Toys “R” Us was once one of the most well-known toy distributors in the United States. At that time – in the mid-1990s – it would be rare to find anyone unable to sing along with the brand jingle: “I don’t want to grow up, I’m a Toys ‘R’ Us Kid.” Beyond brand recognition, the franchise boasted a Times Square flagship location, and world-famous mascot in Geoffrey the Giraffe, most recognizable for his regular holiday advertising appearances.
So how did Toys ‘R’ Us fall so far from grace? Ultimately, the brand’s demise was the result of a dangerous cocktail of market forces and dangerous decisions.
And despite what can best be characterized as irresponsible and borderline negligent business practices, Toys “R” Us erected a massive new store in December 2021, almost four years after the company’s official bankruptcy filing and a failed pop-up shop comeback in 2019. The facility is a multilevel, 20,000 square foot room with 10,000 toys, an ice cream parlor, and a two-story slide located in the American Dream mall in New Jersey.
But to understand the incomprehensibility of the Toy ‘R’ Us comeback, a little history is in order. The Good Years Toys”R” Us originated in 1948 as Children’s Bargaintown, a children’s furnishings store, and quickly rose to prominence as the first big-box toy store. In 1974, the company rolled out Geoffrey as a central focus of growing television ad participation, and the success of the brand’s marketing efforts on TV. At one point in the nineties, Toys “R” Us had 25% of the global market share. By the end of the decade, however, Wal-Mart overtook Toys “R” Us as the country’s largest toy retailer, with a 17.4 percent market share compared to 16.8 percent for Toys “R” Us.
Toys “R” Us opened its main store in Times Square in the early 2000s, both in response to losing its competitive edge to Wal-Mart, but also as a strategy to differentiate the brand and improve its reputation. It was vibrant, multi-story, and boasted a famous Ferris Wheel. Perhaps in small part because of the store’s $12 million annual cost, the company continued to struggle against its competitors, and the flagship Times Square location never made a profit. Toys “R” Us was purchased out by a group of private equity firms for $6.6 billion in 2005, leaving it with a $5 billion debt.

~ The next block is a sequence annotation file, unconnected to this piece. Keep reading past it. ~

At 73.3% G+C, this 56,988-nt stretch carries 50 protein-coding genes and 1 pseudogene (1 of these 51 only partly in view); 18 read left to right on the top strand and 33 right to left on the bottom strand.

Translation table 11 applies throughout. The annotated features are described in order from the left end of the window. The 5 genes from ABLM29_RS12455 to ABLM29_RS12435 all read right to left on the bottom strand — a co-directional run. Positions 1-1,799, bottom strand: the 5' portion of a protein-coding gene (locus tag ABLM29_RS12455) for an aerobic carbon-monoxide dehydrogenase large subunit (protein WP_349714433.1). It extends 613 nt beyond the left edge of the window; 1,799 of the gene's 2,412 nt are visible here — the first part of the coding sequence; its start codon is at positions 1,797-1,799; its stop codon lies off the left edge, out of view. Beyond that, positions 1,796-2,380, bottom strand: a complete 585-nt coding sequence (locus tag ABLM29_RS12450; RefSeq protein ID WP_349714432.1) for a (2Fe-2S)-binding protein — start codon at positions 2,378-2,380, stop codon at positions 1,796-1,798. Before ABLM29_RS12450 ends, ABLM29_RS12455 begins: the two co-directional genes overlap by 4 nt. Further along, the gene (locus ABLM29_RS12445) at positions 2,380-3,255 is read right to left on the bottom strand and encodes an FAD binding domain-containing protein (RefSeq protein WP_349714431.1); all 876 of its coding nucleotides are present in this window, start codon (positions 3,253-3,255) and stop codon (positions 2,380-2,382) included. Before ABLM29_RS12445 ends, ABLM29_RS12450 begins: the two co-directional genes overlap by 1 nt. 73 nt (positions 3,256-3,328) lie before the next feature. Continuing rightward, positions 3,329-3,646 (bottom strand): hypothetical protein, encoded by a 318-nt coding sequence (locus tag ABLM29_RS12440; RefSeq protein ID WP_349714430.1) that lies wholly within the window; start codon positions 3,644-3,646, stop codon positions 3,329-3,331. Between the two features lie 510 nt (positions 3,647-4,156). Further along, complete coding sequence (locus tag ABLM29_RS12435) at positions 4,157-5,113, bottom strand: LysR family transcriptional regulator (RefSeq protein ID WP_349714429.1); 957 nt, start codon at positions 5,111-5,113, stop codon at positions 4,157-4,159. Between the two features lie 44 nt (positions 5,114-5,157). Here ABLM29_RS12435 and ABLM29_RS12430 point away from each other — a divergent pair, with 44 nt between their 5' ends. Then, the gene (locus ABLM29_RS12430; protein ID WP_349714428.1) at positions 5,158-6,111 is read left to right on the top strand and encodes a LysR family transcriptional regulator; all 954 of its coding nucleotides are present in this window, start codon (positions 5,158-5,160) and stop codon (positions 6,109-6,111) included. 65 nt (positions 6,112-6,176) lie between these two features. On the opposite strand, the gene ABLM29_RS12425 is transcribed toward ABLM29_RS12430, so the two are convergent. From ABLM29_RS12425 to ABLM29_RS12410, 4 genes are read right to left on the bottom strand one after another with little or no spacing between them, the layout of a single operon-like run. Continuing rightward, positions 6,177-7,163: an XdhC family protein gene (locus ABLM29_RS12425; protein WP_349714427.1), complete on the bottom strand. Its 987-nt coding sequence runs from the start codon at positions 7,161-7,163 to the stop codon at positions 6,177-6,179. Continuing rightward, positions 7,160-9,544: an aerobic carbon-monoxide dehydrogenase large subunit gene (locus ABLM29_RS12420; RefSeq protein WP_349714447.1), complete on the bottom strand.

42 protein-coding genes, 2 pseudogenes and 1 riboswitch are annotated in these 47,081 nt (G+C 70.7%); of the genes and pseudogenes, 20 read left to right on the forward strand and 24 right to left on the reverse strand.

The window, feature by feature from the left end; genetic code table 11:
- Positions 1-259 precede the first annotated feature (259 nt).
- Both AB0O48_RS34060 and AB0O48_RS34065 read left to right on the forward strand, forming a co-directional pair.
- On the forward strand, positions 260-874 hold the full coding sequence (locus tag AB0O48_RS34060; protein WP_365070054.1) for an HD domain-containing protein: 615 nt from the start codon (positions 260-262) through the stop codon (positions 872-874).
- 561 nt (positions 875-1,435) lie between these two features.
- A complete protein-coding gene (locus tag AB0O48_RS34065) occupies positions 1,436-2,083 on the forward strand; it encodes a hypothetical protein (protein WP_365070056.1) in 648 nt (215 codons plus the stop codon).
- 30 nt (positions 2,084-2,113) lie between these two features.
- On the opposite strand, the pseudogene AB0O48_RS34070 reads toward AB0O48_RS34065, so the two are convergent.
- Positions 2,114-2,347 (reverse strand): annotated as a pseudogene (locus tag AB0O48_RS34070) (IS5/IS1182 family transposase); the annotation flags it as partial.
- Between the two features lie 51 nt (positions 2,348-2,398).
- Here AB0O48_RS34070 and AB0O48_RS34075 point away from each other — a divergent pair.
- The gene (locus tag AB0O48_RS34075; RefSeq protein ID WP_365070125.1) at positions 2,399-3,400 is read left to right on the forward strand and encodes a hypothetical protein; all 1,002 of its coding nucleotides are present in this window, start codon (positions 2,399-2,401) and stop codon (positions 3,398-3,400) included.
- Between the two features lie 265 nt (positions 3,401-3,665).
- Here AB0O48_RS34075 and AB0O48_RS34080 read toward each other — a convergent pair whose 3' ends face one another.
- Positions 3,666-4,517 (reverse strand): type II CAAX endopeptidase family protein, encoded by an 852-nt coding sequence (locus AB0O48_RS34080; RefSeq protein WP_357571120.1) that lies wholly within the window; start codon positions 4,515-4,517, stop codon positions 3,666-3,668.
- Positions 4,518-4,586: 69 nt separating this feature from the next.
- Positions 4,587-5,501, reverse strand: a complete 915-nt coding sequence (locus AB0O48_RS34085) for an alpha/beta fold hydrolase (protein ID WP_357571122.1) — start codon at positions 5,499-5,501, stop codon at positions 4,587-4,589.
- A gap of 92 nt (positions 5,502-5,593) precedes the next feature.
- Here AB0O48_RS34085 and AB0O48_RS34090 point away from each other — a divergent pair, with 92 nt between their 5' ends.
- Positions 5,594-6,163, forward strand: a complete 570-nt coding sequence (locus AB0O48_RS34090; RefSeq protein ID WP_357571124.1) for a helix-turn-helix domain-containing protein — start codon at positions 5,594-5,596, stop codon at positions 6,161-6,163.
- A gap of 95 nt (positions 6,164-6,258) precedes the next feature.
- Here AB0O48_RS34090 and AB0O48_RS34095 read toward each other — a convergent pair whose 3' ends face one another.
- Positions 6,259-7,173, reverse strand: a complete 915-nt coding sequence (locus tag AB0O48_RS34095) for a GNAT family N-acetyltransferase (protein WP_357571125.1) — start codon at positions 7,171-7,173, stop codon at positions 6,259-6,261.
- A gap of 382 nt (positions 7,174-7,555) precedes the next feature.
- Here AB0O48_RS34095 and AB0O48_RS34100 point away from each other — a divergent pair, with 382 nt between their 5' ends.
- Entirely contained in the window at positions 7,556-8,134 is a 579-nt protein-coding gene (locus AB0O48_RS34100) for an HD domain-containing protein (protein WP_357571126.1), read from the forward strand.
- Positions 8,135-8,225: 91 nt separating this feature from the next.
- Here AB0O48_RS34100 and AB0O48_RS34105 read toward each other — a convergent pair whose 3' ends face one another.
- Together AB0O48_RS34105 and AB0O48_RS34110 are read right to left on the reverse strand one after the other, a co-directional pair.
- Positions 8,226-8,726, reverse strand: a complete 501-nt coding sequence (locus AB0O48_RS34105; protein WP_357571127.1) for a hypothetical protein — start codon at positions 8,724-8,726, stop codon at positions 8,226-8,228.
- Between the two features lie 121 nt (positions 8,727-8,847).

Despite its massive debt, the company bought KB Toys and FAO Schwarz in 2009 in an attempt to completely eliminate its toy-centric competition. Due to costly rents, they closed the FAO Schwarz store on Fifth Avenue in 2015 and the Times Square location in 2016. The years that followed were not better, and in 2017, Toys “R” Us filed for Chapter 11 bankruptcy, eventually selling again in 2018.
The Toys “R” Us brand was purchased in 2019 by Tru Brand Kids. Partnered with b8ta, a retail-as-a-service firm that operates “a chain of ‘experiential’ consumer electronics stores, Tru Brand attempted to resurrect the Toys “R” Us legacy with two pop-up shops. The goal was to distinguish Toys “R” Us from its reputation as a “warehouse of toys” by providing a creative, exciting, and engaging shopping experience for its customers, however, the pandemic quickly put an end to those plans.
Now, Toys “R” Us plans to make another attempt at a comeback with its American Dream Mall flagship location. After the initial launch, the shop-in-shops model will roll out across 400 Macy’s across the country by the end of the year.